Hot on the heels of Cry Pilot comes Burn Cycle, with the third volume Kill Orbit already in the pipeline for July 2020. Here’s all the details.

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An Alien Mystery in the Heart of an Ancient Space Object: The Embers of War Trilogy by Gareth L. Powell

Saturday, January 18th, 2020 | Posted by John ONeill

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Covers by Julia Lloyd

Gareth L. Powell is the author of the popular Ack-Ack Macaque series, and two short story collections, The Last Reef (2008) and Entropic Angel and Other Stories (2017). His new space opera trilogy began with Embers of War (Titan Books, 2018), and folks took notice immediately. Here’s Joel Cunningham at The Barnes & Noble Sci-Fi and Fantasy Blog.

Gareth L. Powell’s Embers of War is a space opera that does everything right: it’s expansive in scope, but character-focused. It nods to genre tropes, but interrogates them too, considering the real-world ramifications of the lasting trauma of war. Oh, also: it has a great sentient starship. It quickly became a favorite of ours — not to mention the voters who handed it this year’s British Science Fiction Award for Best Novel — and our enthusiasm was not at all muted by the recent release of the just-as-good sequel Fleet of Knives.

Powell’s series is one of the more popular space operas on the market (and you all know how I feel about space opera). I was intrigued by the first two books immediately, but hesitant to jump in until the third one arrived. So this week I was delighted to receive a review copy of Light of Impossible Stars, the third installment in Embers of War, which formally goes on sale February 18 from Titan.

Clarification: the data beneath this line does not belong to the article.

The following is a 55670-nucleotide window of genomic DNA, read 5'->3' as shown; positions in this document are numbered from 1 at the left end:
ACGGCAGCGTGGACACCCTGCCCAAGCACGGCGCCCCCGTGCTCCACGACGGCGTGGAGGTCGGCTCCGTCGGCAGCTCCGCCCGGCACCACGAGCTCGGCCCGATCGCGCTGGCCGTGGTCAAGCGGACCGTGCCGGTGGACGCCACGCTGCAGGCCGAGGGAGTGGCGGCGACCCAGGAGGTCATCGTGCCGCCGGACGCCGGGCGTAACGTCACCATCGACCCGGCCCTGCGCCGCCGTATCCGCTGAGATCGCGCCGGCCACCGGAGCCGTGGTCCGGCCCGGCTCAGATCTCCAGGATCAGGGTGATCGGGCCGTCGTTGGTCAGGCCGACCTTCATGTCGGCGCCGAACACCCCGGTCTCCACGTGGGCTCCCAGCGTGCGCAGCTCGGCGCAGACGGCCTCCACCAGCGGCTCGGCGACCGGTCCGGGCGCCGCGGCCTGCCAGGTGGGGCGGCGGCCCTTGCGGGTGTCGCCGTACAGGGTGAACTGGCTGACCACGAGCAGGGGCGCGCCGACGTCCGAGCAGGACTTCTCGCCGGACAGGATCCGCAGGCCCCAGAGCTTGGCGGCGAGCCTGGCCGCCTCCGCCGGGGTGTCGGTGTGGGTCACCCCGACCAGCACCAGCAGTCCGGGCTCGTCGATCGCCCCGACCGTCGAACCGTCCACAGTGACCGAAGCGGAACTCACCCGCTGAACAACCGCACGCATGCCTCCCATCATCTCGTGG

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Future Treasures: The Bard’s Blade, Book I of The Sorcerer’s Song by Brian D. Anderson

Tuesday, January 14th, 2020 | Posted by John ONeill

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Cover art by Felix Ortiz

Brian D. Anderson is a self-published author who’s sold over half a million copies of his books worldwide — no mean feat. His bestselling series include The Godling Chronicles and Dragonvein. This month he makes the move to mainstream publishing with his first book for Tor, The Bard’s Blade. It’s the opening novel in The Sorcerer’s Song, which Publisher’s Weekly calls “an ambitious, enjoyable tale.” Here’s the description.

Mariyah enjoys a simple life in Vylari, a land magically sealed off from the outside world, where fear and hatred are all but unknown. There she’s a renowned wine maker and her betrothed, Lem, is a musician of rare talent. Their destiny has never been in question. Whatever life brings, they will face it together.

But destiny has a way of choosing its own path, and when a stranger crosses the wards into Vylari for the first time in centuries, the two are faced with a terrible prophecy. For beyond the borders, an ancient evil is returning, its age-old prison shattered.

The two must leave their home behind, and in doing so will face sorcerers and thieves, con-men and assassins, treachery and greed. How far down this path will they have to go to stop the rising darkness and save their home? And how much of themselves will they have to give up along the way?

The Bard’s Blade will be published by Tor Books on January 28, 2020. It is 430 pages, priced at $17.99 in trade paperback and $9.99 in digital formats. The cover is by Felix Ortiz. It will be followed A Chorus of Fire, coming in August. Read a brief excerpt at the Tor/Forge Blog, and see all of our recent coverage of the best upcoming science fiction and fantasy here.